By accessing this website and downloading or otherwise viewing any images or other content from this website, you will be deemed to have agreed to the following:

Any use of the images on this site is subject to written permission from Bridgeman Images and the applicable Licence Terms and Conditions displayed on the site. In particular but without limitation no images may be reproduced, communicated to the public, distributed, re-used or extracted from this website for any purpose (including without limitation any storage, reproduction, linking or indexing for the purposes of any search engines) without the prior written consent of Bridgeman Images. Third party permission (for example from the artist or their estate or from the holders of any trade mark, personality or image rights or similar) may also be required and Bridgeman Images makes no warranties or representations in this regard nor does it purport to grant any such rights. Please contact Bridgeman Images for further information.

No permission is granted to create any hyperlinks to any part of this website or to frame any pages or images from this website. The prior written consent of Bridgeman Images must be sought.

To the fullest extent permitted by English law (which law shall apply) and unless otherwise expressly agreed by Bridgeman Images in writing, Bridgeman Images shall have no liability in connection with any use made of this website or any images or other content contained within it.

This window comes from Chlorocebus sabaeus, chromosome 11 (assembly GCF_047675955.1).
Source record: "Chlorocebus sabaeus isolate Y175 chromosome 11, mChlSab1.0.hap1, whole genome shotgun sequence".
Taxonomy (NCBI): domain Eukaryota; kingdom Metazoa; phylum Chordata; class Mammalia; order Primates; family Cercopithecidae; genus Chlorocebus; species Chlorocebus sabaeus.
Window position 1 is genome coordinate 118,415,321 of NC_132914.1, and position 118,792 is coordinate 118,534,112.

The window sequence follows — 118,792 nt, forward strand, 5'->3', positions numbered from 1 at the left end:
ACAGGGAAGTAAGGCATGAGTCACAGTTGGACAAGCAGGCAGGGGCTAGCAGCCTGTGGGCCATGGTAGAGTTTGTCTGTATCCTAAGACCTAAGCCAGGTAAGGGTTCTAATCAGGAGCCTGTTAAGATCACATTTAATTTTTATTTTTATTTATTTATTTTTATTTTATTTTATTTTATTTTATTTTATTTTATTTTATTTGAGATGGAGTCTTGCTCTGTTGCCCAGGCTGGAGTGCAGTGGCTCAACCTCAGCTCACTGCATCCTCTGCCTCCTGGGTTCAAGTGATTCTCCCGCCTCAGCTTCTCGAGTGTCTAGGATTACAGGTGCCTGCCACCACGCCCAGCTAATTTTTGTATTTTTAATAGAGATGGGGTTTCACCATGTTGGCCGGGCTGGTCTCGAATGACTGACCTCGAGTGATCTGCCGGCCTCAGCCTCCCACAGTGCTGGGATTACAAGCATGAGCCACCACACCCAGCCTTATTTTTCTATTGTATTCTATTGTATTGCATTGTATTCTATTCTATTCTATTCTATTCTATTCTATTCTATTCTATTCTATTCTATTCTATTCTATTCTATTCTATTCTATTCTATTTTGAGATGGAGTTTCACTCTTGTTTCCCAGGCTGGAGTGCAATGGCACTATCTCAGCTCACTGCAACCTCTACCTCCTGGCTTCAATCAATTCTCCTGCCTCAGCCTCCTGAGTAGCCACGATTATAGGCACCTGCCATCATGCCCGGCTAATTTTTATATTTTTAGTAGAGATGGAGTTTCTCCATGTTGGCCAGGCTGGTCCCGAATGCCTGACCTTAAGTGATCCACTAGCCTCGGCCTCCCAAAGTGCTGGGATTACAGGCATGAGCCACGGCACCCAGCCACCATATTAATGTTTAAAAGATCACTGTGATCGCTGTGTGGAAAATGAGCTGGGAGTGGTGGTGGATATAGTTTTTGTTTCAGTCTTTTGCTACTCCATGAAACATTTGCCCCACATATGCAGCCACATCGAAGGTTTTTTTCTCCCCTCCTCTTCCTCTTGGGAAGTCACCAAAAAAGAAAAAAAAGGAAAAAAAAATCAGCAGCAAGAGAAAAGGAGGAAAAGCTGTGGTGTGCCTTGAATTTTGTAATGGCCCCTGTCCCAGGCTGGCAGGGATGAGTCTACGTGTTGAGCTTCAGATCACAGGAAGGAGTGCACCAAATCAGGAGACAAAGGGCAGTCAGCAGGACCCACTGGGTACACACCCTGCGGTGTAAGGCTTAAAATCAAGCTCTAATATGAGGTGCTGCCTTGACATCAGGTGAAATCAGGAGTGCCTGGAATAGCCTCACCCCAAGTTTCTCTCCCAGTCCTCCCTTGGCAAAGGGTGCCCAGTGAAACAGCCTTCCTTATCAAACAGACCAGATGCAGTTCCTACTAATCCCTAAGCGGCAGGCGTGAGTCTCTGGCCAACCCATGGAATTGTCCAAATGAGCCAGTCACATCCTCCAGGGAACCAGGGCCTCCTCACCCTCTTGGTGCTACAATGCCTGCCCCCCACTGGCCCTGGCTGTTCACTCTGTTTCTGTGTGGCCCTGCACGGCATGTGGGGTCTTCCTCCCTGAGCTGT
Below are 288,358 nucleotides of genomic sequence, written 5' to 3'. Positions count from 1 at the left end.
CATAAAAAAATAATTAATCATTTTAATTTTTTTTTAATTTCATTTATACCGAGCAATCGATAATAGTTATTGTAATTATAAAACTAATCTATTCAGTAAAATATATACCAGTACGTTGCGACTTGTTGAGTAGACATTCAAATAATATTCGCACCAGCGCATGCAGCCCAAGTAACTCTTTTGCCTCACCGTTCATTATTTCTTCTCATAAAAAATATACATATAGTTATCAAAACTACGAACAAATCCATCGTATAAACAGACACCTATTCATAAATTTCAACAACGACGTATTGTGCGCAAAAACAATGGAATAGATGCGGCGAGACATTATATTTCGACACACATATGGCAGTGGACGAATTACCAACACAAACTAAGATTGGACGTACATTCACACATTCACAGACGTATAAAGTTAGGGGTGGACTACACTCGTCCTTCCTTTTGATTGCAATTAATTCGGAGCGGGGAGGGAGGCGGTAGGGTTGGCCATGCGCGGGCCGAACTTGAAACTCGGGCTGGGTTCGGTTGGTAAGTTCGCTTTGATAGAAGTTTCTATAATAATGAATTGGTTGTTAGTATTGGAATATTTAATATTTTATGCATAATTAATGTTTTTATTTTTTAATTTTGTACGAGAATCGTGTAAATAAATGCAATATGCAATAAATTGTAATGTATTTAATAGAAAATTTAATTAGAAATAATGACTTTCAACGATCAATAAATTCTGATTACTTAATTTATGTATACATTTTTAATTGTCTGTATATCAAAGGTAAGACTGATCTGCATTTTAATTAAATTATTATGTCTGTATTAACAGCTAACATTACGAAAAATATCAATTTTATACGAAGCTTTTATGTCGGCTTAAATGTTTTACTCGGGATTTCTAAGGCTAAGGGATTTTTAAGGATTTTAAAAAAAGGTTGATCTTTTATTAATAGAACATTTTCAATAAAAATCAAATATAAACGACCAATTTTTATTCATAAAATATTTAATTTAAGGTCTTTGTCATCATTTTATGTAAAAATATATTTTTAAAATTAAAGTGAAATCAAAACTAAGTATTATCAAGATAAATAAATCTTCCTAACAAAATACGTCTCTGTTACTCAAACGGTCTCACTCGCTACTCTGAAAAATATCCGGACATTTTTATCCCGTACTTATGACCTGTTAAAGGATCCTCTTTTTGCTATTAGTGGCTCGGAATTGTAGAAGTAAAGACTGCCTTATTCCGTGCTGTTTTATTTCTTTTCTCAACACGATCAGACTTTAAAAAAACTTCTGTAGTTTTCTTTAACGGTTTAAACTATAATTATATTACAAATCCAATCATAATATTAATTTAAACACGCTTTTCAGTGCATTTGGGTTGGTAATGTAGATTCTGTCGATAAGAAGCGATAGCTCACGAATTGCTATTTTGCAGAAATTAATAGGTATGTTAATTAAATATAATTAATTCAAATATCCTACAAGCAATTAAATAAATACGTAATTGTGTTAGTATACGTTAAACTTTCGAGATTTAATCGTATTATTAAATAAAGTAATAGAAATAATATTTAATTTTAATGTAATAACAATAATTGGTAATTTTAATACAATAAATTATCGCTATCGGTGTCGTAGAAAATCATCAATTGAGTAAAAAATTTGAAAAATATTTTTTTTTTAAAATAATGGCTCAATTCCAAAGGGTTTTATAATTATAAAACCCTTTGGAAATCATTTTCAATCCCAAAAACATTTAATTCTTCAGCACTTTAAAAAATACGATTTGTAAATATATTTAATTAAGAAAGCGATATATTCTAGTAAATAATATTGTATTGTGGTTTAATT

Useful Contacts

Design and Artists Copyright Society
33 Great Sutton Street, London, EC1V 0DX
T: 44 (0)20 7336 8811, F: 44 (0)20 7336 8822

ADAGP 11 Rue Berryer, 75008 Paris, France
Tel: 33 (0) 1 43 590 979, Fax 33 (0)1 45 634 489

ARS (Artists Rights Society)
536 Broadway, 5th Floor (at Spring St.), New York, NY 10012
Tel: 212 420 9160, Fax: 212 420 9286

VAGA (Visual Artists and Galleries Association)
350 Fifth Avenue, Suite 6305, New York, NY 10118
Tel: 212 736 6666, Fax: 212 736 6767

VG Bildkunst Köthener Straße 44, 10963 Berlin, Germany
Tel: 030 261 38 79, Fax: 030 230 036 29

Viale della Letteratura, 30 · 00144 Rome (Italy)
T:+39 06 59905100

UNESCO have a wealth of information on international legislation including a news bulletin area and a database of national copyright legislation.

WATCH gives advice on how to trace UK and US copyright holders.